If there's money left over, she said she wants to get e-books for the Kindles in her classroom.

"I'm beyond excited and honored to have received the TIG award," Quintana said. "It was a surprise I was even nominated, but even more so that I was chosen. I know there are many teachers in our district who are making a big push to integrate technology in the classroom. The fact that someone has taken notice of some of the unique and effective things I do is amazing, the fact that they have decided to recognize me for it is an honor."

 

 

 

In 2013-14, eight teachers were Innovation Award winners. They include: Philip Friedman, Osuna Elementary; Susan Johnston, Jimmy Carter Middle School; Heather Ortiz, Chaparral Elementary; Molly Rice, Montezuma Elementary; Gary Bodman, Taft Middle School; Rick Sleeter, Eldorado High; Steve Lamb, E.G. Ross Elementary; Seth Hoover, Alamosa Elementary.

First, what do you teach and how long have you been teaching?

 

 

  I have been teaching 9th grade English at RGHS since I officially began teaching three years ago.  I've also taught a hybrid class in conjuncture with eCademy, which was a different experience all together.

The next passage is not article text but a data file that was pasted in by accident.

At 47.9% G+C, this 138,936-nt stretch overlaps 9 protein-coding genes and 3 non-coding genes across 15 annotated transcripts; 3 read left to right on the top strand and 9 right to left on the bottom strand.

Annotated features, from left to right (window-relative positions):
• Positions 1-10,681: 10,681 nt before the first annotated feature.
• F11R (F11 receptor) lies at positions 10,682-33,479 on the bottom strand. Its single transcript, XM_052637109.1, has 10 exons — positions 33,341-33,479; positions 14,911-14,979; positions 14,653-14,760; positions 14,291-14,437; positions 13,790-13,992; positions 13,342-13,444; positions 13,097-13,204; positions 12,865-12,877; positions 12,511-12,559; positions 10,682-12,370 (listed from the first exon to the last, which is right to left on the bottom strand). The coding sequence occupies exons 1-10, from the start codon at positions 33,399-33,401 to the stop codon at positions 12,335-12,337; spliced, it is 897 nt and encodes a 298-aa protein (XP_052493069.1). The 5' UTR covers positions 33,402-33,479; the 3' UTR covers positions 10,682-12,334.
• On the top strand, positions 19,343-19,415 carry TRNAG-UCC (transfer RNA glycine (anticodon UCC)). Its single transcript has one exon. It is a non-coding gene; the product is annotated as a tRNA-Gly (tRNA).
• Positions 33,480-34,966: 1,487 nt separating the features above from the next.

How do you use technology in your classroom (a specific example or two would be helpful)?

 

I use technology in everything from drafting and turning in assignments via GoogleDocs and TurnItIn.com, to using electronic books, and having students develop documentary based projects as an alternative to essays. I use twitter as an extended day platform for students to ask questions they forgot to ask in class, to introduce extension activities for those who would like them, as a connection to real-world examples, and even as a quick data collection tool for classroom feedback. 

 

Why you feel it’s important to use technology as a teaching tool?